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Camera On America's Iraq War Wounded

This story written by The's Ken Lombardi

As Hollywood and independent studios continue to release films on the Iraq war, evidenced by several of this year's Best Documentary Oscar nominees, director Terry Sanders puts the spotlight on GIs who have been wounded in Iraq in his latest release, "Fighting For Life."

With two Academy Awards already under his belt, veteran filmmaker Sanders brings to the screen the stories of U.S. military doctors and wounded soldiers on the road to recovery.

This documentary presents a real life contemporary MASH setting, filmed on the front lines in Iraq, where soldiers are first treated for grave injuries.

"I went to a combat hospital in the middle of Iraq," Sanders said in an interview with The Showbuzz. "I kept hearing explosions…it was very disconcerting."

Over the course of three years filming "Fighting For Life," Sanders examined the Uniformed Services University, the "West Point" of American military medicine, which Congress has continually attempted to close.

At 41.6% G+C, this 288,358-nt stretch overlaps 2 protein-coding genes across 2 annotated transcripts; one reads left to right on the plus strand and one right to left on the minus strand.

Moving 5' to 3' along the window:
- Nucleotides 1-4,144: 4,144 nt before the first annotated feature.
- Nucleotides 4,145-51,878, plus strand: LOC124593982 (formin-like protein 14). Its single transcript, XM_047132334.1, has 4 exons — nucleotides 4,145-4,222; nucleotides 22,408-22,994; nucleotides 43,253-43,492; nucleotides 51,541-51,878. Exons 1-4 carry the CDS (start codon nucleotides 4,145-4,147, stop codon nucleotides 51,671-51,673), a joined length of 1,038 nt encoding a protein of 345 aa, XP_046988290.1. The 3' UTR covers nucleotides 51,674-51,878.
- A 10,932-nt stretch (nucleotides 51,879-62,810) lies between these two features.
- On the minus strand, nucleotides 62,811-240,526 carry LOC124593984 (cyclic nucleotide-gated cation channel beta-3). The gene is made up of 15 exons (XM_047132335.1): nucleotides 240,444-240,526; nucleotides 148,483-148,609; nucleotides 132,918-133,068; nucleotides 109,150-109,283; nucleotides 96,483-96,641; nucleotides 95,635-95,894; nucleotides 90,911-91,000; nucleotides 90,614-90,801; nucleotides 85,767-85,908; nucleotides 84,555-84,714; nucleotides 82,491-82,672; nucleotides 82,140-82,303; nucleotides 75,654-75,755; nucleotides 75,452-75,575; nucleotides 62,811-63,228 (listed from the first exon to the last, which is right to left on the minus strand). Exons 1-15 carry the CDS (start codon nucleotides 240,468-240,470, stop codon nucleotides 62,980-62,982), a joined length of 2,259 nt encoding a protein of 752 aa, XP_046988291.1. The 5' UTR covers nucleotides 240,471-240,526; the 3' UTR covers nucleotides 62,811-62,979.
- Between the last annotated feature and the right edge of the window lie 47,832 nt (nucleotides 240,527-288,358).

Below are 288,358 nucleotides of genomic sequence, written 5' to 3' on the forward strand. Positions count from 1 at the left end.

He also spent time with Crystal Davis, a 21-year-old U.S. soldier, as she learned to adjust to life back home as an amputee. Davis lost the lower part of her right leg in a roadside bomb blast.

"I think the most important thing for people to go away with after they see this film is to think about the wounded, and to remember the wounded. The dead get publicized more," Sanders said. "People don't like to think about it. I worry about these young men and women. I worry that, when they're 35, if anyone will be there to make sure they get what they need."

Tackling such hotly debated subject matter, Sanders remained particularly intent in presenting a nonpartisan narrative.

"It had to be apolitical because I simply don't believe in creating a film that preaches to the choir. For me the best films are the ones that reach everybody, whether it be those on the right, left, or center. It's the kiss of death for this film if it's perceived as a government film, or an antiwar film," he said.

The director hopes that the message of "Fighting For Life" is not lost within the cloudy state of the current political landscape. During present day times of chaos, conflict, and continuous debate, Sanders presents the stories of American medical officers and soldiers, stories often ignored by the mainstream media.

"Fighting For Life" opened in New York last week.

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